FAO Regional Office for Latin America and the Caribbean

South America consolidates its Regional Soil Partnership

FAO and members of the South American Soil Partnership work together to create a five-year plan to contribute to the recovery of soils in the subregion.

About 50% of soils in Latin America and the Caribbean suffer from nutrient deficiencies

March 6, 2015, Santiago, Chile - Strengthening the management structure of the South American Soil Partnership was the main outcome of a workshop organized by FAO, members of the Global Soil Partnership, international experts and representatives from ten South American countries, held in the framework of the International Year of Soils 2015.

For four days at the FAO Regional Office in Santiago, members of the South American Soil Partnership established their Managment Committee and Secretariat, product of a joint effort with the focal points for soil from South American countries and representatives of National Soil Societies.

"The consolidation of this Regional Partnership will enable countries to unite their efforts to protect, recover and manage their soils, an essential step towards eradicating hunger" said Ronald Vargas, FAO Officer for Soils and Secretary of the Global Soil Partnership.

In addition, FAO and the Partnership outlined the main points of a five-year regional plan that seeks to address the main problems affecting soil in the subregion, which will be formalized during the International Year of Soils 2015.

According to FAO, the soils of the region are the basis for its food production, and are essential to ensure food security for all its inhabitants. Soil is a nonrenewable resource: generating only a couple of centimeters of soil can take hundreds of years.

"The soils of South America not only feed the region, they also play a key role in global food security, as the region is a major food exporter," said Vargas, noting that degradation affects, to varying degrees, a large part of agricultural soils in South America.

Challenges in Latin America and the Caribbean
Soil erosion affects the entire continent. More than half of the territory in some countries is severely damaged due to poor management and use of natural resources. According to FAO, 14% of global land degradation occurs in Latin America and the Caribbean, affecting 150 million people. In Mesoamerica this phenomen affect to 26% of the territory.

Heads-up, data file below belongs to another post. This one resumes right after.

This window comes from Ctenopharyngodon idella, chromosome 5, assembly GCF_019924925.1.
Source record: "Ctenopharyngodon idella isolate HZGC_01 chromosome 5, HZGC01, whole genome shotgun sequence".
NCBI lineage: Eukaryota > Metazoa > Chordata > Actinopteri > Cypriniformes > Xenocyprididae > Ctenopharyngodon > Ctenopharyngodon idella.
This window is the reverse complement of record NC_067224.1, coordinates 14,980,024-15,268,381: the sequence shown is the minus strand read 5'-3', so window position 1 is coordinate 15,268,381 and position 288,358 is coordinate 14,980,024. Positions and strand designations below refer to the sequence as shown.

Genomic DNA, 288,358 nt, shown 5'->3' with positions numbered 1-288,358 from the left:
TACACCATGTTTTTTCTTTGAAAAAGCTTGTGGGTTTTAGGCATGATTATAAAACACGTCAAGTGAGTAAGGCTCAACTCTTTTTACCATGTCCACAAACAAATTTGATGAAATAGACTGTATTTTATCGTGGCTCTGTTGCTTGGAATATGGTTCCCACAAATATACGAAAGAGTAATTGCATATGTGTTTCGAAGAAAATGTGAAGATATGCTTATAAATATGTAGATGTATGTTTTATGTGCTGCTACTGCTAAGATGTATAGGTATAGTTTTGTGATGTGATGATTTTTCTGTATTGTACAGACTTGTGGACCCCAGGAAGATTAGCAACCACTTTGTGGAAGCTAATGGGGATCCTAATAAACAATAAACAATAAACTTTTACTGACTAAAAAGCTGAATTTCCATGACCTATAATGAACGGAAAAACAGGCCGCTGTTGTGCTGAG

Low fertility is a problem that affects a large part of the soils of the region: about 50% of soils in Latin America and the Caribbean suffer from nutrient deficiencies. In total, about 20% of soils in the region are arid, while 10% have limited drainage.

South American Soil Partnership

The South American Soil Partnership forms part of the Global Soil Partnership, which seeks to promote the sustainable use and management of soils to ensure food and nutritional security, adaptation to climate change, the provision of environmental services and sustainable development.

The Global Partnership has five pillars:

  • Promoting sustainable land management
  • Promoting investment, technical cooperation, policies and awareness
  • Promotion of research and development
  • Improving the quantity and quality of data and information on soils
  • Harmonization of methods, measures and indicators for sustainable management and soil protection.

FAO is in charge of its Secretariat, and coordinates the efforts of governments, civil society, private sector, academia and all other members of the Partnership.

 The South American Soil Partnership facilitates linkages between national and local programs and activities of soil and land management to strengthen joint ventures and develop synergies.

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